Naval Academy embroiled in '90s kind of food fight Mid petitions for healthful fare

With all the talk about getting the fat out of the military, Midshipman Jodi M. Wycoff says she has a good place to start -- the menu at the U.S. Naval Academy dining hall.

Eighty-six the artery clogging bacon and hamburgers, the fried fish sandwiches with cheese toppings and the milkshakes and serve up more plain pasta and salads, she and a number of Mids are saying.


"A lot of my classmates, and especially the females, worry about the high calorie content and fat content of King Hall food," the 18-year-old from Indianapolis wrote to the Midshipmen Food Service Division. "Once in a while it would be nice to have a tasty low-fat or nonfat dessert."

PD "Some of my friends don't eat half the food there," said Midship


man 2nd Class Carl S. Briley, 21, recalling complaints that the meals are "too fatty."

TTC In fact, the meals contain more fat than the U.S. Surgeon General recommends and more than those at the U.S. Military Academy at West Point or the U.S. Air Force Academy at Colorado Springs, which offer more healthful dishes and low-fat alternatives.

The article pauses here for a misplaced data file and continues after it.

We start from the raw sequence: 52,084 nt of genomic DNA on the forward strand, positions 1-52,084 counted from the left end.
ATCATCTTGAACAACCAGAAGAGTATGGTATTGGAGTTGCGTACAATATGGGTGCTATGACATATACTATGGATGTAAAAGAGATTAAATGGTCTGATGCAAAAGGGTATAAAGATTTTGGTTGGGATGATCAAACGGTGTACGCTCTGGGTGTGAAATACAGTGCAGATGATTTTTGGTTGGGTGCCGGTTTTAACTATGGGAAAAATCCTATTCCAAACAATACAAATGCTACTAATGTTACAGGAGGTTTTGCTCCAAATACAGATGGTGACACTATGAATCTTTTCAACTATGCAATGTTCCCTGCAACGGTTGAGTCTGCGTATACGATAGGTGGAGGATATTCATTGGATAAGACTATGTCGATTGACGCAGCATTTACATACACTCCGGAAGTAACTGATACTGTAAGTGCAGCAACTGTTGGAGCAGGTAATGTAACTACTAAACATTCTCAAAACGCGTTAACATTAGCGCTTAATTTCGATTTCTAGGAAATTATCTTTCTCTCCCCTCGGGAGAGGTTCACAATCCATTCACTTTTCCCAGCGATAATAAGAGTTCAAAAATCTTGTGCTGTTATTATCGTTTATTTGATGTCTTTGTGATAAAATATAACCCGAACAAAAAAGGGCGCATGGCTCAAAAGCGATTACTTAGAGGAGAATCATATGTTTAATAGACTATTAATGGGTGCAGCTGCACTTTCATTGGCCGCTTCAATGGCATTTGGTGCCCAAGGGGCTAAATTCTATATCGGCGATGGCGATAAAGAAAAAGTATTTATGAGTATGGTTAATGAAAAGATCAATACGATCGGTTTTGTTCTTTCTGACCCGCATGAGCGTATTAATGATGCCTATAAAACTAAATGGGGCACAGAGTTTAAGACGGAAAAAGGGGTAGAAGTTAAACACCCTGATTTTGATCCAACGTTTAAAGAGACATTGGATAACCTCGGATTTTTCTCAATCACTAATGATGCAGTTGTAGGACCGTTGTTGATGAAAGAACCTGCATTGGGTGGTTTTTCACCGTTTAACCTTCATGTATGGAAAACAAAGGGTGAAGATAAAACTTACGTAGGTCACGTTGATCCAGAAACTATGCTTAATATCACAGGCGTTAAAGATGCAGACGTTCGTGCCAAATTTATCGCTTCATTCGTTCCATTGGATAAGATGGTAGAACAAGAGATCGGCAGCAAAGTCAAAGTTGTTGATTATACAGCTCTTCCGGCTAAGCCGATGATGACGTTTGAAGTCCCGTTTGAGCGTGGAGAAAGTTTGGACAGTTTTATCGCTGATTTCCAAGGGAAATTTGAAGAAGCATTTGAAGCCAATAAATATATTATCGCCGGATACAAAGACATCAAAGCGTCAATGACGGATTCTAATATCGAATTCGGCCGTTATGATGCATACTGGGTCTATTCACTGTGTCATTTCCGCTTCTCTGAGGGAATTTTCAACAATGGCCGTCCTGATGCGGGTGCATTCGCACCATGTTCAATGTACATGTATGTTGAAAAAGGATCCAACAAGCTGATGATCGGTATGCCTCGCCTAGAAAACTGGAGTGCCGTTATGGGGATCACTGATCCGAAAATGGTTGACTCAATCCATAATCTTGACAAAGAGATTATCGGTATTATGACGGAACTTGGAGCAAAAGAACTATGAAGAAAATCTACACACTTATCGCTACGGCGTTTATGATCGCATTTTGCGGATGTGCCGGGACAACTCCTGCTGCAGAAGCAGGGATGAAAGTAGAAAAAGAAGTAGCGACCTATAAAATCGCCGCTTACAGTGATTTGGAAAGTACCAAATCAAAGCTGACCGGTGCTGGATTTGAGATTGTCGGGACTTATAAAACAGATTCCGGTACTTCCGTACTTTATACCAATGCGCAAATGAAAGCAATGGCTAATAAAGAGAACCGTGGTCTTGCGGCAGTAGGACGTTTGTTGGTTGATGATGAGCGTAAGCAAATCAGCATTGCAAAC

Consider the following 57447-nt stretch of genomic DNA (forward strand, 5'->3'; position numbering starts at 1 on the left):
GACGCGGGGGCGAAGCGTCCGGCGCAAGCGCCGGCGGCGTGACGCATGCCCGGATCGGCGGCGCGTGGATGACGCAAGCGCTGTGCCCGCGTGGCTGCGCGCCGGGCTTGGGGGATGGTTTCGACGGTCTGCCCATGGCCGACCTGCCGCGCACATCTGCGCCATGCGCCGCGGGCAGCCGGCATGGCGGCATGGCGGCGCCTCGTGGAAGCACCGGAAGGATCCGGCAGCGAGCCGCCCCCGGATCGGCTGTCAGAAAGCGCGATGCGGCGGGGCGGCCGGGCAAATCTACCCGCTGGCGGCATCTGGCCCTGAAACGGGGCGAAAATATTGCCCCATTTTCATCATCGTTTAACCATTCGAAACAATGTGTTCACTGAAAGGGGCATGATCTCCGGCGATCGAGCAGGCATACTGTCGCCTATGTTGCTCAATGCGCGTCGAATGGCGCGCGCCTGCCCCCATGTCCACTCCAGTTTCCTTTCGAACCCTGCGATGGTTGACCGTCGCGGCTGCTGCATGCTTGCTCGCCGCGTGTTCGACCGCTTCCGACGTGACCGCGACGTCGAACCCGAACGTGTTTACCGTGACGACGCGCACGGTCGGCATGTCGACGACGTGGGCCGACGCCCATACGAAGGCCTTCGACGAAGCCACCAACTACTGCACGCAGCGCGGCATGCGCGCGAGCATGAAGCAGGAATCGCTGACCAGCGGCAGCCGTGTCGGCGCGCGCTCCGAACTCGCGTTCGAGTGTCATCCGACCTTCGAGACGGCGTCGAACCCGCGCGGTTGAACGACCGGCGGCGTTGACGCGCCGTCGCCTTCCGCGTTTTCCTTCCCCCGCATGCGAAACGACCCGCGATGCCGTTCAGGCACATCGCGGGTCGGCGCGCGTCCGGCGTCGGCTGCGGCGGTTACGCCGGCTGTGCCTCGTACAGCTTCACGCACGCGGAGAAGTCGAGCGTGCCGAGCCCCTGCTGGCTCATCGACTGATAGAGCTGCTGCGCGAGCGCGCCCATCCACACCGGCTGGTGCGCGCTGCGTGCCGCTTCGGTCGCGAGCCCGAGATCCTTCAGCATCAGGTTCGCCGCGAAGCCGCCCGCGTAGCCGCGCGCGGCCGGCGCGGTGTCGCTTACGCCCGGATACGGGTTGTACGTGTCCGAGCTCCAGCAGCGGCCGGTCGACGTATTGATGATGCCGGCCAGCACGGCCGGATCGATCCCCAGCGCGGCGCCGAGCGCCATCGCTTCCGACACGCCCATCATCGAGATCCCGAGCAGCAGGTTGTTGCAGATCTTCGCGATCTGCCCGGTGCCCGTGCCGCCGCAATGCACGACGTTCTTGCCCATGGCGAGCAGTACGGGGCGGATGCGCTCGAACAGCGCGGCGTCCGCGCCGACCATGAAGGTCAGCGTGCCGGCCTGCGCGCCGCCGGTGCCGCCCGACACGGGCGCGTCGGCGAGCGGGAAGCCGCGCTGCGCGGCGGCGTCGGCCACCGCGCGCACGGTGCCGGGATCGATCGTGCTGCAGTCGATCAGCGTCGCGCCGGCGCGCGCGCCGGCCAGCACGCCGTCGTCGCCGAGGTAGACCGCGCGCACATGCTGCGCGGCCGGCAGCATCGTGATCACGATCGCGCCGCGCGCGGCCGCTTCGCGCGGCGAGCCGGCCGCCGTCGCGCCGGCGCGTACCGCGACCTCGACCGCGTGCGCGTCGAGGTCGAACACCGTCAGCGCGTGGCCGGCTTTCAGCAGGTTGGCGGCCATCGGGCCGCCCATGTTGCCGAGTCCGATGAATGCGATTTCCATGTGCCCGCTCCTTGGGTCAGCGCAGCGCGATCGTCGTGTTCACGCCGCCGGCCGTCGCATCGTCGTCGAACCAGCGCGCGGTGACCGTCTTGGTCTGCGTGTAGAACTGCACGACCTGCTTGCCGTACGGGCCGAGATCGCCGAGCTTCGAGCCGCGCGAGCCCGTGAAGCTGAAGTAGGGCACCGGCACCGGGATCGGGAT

Meals at the Naval Academy contain 33 percent to 34 percent fat, compared with West Point, which keeps the fat content below the 30 percent recommended by the Surgeon General, said Dawn Roper, the staff dietitian.

The Air Force Academy has set aside separate tables for high carbohydrate and low-fat alternatives to the regular breakfasts and lunches for the last four years and offers alternative dinners, chicken instead of beef, said Beverli Donegon, the dietitian there since 1983.

Jan Yoshimoto, the Naval Academy dietitian, said last week that she is hearing from an increasing number of midshipmen who arecalling for more low-fat meals.

The complaints even have reached the academy's Board of Visitors, where Rep. Ronald K. Machtley, a Rhode Island Republican -- himself a healthful eater -- has asked academy officials for a review.

"I think it's something we can take a closer look at," Rear Adm. Thomas C. Lynch, the academy's superintendent, told the board last month, promising a full report.

But getting the fat out may not be that easy, said Ms. Yoshimoto, whose Naval Academy job has existed for only 2 1/2 years, compared with West Point, which hired its first dietitian 25 years ago, and Colorado Springs, which has employed one for 14 years.


Staff dietitians at the other service academies have veto power over the menus, she said. She only has an advisory role and sometimes is overruled.

She says she has "a lot of support," but complains that she does not "have full rein of implementing something I want."

Ms. Yoshimoto, 46, who has worked for Marriott Corp. and Walter Reed Army Medical Center, has been rebuffed in trying to remove bacon, sausage and ice cream from the menu. And she objected to the recent addition of beef pot pie.

While the other academies have a large food service staff to create more nutritious meals from scratch, the Naval Academy relies more on processed foods, often sources of higher fat or sodium.